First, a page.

Saturday, February 2, 2008

Practical Philosophy

The folks at The School of Practical Philosophy are really quite keen on that Practical bit. They give you practices. In the first week, we got and did a thing called "The Exercise", and have done it again in the second and third classes. It's also on eight-and-a-half-by-eleven in our binders, and additionally printed on a special card. Here it is:


We were supposed to be doing it twice a day for the last two weeks. Today we did a new practice which is called The Pause. It's like The Exercise but shorter. You're supposed to be still for a moment and focus on one sense. It's a sort of micro-meditation, and well-named besides.

The main content of this class was "Levels of Awareness", although we spent a lot of time discussing attachment and sharing personal stories of trying to apply the question "What would a wise person do?" Some people shared things that I would probably have considered too private to bring out in that environment. Anyway, here are the levels of awareness from my notes:
  • Higher states of consciousness
  • Fully awake
  • Awakening consciousness
  • Waking sleep
  • Dream
  • Deep sleep
It was claimed that most people spend most of their allegedly awake time at the "waking sleep" level.

I had to run part of the way through Central Park to get there on time, but I did, and this time I chose to go back to the room and teacher (Roland) from my first week. He's a private school administrator, seems a little like Mr. Rogers, and is a wonder just to watch for his teacherly demeanor. Today I was particularly impressed with how he handled a participant's wildly off-topic response to a question. Without ever losing a beat he addressed the response positively, affirming the speaker, and then gently returned to the question he had actually asked. My response as a teacher in that situation might easily have been wide-mouthed and probably insulting flabergastion.

One weirdness from the day: several times Roland spoke of something taking multiple lifetimes, in a way that could be purely colloquial or could indicate a literal belief in reincarnation. Is that a part of the school's curriculum, I wonder?


Subway Philosophy
Week One
Week Two
Week Three

3 comments:

Anonymous said...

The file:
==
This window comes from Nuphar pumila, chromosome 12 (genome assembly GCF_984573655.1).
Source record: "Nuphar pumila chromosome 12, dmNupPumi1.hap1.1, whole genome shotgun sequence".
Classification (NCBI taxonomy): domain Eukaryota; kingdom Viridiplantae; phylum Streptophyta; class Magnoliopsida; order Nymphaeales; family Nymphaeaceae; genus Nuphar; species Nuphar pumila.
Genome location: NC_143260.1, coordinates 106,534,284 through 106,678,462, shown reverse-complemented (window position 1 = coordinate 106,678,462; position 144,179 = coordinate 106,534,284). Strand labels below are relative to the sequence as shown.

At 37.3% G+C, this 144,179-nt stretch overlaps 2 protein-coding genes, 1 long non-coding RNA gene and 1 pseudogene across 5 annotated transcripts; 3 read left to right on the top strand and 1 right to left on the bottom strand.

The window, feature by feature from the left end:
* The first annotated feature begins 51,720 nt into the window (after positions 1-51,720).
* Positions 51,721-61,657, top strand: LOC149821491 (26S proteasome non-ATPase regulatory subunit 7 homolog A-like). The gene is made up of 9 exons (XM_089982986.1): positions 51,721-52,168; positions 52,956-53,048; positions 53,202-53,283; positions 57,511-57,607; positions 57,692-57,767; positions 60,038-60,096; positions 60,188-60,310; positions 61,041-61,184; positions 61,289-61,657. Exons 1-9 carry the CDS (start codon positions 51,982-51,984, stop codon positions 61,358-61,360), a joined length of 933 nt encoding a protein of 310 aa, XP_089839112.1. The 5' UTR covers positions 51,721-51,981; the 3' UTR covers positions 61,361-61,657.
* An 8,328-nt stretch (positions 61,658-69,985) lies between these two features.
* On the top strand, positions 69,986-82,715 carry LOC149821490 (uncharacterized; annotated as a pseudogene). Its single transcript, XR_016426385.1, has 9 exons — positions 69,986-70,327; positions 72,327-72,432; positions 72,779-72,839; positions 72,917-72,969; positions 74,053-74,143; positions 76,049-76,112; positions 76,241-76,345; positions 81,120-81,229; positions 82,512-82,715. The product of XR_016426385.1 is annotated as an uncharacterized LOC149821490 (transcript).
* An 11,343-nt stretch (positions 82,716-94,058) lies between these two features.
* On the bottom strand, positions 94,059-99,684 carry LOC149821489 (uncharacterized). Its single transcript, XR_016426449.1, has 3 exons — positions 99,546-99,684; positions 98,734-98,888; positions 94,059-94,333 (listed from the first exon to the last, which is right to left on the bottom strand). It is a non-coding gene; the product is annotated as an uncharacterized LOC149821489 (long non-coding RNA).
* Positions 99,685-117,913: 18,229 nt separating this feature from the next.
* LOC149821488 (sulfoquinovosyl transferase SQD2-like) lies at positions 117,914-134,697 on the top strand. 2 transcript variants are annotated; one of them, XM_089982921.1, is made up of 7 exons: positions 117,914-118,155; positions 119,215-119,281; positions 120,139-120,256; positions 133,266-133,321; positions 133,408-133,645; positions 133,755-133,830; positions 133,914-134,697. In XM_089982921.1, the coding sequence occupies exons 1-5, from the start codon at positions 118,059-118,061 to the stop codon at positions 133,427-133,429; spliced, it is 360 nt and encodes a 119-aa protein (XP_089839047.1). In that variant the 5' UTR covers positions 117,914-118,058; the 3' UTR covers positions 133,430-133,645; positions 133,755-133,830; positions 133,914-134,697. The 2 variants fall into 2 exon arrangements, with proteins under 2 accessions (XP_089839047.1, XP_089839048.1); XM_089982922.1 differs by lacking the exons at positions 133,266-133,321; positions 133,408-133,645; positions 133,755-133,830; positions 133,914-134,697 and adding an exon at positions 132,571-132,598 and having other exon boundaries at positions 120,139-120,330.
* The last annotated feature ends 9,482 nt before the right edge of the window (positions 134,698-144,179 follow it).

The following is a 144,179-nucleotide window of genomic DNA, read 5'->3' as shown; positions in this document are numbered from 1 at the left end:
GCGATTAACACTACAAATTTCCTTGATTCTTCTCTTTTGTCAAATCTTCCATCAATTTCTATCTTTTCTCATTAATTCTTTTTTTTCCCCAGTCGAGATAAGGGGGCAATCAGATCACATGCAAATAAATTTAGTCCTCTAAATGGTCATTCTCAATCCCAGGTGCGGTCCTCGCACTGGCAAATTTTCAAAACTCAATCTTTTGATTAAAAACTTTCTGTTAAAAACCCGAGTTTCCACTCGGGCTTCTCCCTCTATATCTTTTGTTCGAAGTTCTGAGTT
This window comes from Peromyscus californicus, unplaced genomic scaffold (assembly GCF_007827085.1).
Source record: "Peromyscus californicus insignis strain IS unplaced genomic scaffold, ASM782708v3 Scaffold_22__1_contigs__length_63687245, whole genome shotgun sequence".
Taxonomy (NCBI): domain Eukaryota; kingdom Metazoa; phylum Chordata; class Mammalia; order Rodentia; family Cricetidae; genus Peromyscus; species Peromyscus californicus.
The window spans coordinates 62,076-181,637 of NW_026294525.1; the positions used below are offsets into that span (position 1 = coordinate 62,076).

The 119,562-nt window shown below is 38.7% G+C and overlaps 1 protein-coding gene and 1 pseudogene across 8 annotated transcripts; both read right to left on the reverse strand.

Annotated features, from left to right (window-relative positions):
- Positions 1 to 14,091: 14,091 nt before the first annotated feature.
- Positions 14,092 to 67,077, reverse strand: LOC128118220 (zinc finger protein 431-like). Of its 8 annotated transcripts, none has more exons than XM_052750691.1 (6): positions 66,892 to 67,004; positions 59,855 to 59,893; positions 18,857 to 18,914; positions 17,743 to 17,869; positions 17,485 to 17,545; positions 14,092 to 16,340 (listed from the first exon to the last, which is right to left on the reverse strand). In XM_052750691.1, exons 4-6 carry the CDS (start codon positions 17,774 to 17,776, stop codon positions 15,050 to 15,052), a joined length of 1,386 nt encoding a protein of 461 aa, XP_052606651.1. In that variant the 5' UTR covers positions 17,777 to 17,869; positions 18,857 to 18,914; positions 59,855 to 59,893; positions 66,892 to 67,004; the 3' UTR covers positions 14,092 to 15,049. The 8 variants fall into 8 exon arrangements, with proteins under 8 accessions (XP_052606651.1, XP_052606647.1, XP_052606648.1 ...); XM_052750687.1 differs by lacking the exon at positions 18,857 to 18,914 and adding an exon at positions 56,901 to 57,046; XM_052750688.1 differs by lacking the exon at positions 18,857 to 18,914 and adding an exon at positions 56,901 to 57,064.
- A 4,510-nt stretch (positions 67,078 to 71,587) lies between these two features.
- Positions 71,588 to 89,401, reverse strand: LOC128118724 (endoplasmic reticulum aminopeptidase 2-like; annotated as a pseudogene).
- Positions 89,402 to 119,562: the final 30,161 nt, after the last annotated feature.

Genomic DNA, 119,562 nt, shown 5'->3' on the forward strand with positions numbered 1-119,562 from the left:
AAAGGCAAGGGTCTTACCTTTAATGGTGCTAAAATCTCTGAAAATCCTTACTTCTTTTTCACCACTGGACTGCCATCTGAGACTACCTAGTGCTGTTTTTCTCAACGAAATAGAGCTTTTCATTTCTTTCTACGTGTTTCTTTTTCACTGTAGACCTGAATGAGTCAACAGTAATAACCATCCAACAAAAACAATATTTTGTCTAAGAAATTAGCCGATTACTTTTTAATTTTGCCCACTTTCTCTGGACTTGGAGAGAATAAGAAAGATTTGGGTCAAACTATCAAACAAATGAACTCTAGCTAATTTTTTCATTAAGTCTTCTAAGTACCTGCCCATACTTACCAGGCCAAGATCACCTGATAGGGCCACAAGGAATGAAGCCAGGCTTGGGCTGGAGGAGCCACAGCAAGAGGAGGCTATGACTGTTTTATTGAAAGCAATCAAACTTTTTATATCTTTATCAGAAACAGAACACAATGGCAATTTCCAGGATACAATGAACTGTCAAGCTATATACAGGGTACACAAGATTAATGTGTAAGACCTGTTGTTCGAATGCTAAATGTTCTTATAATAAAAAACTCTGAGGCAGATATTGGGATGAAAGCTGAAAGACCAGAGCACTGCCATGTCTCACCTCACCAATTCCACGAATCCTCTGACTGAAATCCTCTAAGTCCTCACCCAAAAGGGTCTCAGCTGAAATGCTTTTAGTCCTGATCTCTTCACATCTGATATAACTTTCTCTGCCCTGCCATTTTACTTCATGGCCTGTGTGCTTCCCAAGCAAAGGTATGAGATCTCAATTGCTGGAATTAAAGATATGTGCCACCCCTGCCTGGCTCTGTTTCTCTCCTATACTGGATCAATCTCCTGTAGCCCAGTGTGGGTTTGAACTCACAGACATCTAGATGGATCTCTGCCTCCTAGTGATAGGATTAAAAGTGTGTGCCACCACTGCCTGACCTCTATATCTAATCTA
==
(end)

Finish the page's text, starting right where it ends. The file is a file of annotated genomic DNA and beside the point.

Hello, I am reading all your posts. I have a keen interest in this school.......am a bit leary of it. Have they mentioned "the work" or the ideas of Gurdijieff? I have studied these for the past several years and have found many of the exercises and ideas to be very helpful.However, A former member of this school has moved to my area, and has started a very inclusive group and instructed the "students" not to talk to anyone about what they are doing, and not to read anything or look online. Everything is quite secret. They have started their own farm, and are selling a CD to listen to that supposedly takes you into enlightenment in a year (for about $8,000!) Just listen.........takes out half the work. They do not mention the CD until you have been there for a long time. They do have a leader, and followers and have a school for children. I am not sure what you have to do to "buy" yourself into the commune. The teacher did take classes at the New York School for many years and says that this is related to the New York School. He held open classes for a while, then decided that only a select few are actually ready to study with him. At any rate, I will continue to check your blogs. It is great information. Thanks.

Anonymous said...

I was curious about the school and your experience and enjoyed your review. I see that is stops after week three did you continue and if not why not?

Unknown said...

I think I missed week four, went to week five but didn't write about it, and then didn't go again. I didn't feel I was getting anything valuable out of it. I had hoped that they would present a coherent, cohesive philosophy, and they didn't. Far too much was given without any explanation or rationale whatsoever, just offered as 'true'. I'm the type of guy who wants to see how a philosophy handles such things as the very existence of an external world, and this type of thing just wasn't addressed. I was looking for a philosophy well reasoned from foundations, but there just wasn't any reasoning and very little philosophy either, for that matter. I didn't feel like I could buy into the school as having any real philosophy, and I didn't feel a connection to the social aspect they tried to promote during their little snack breaks. It didn't help that the location was a little annoying to get to on Saturday mornings either. :)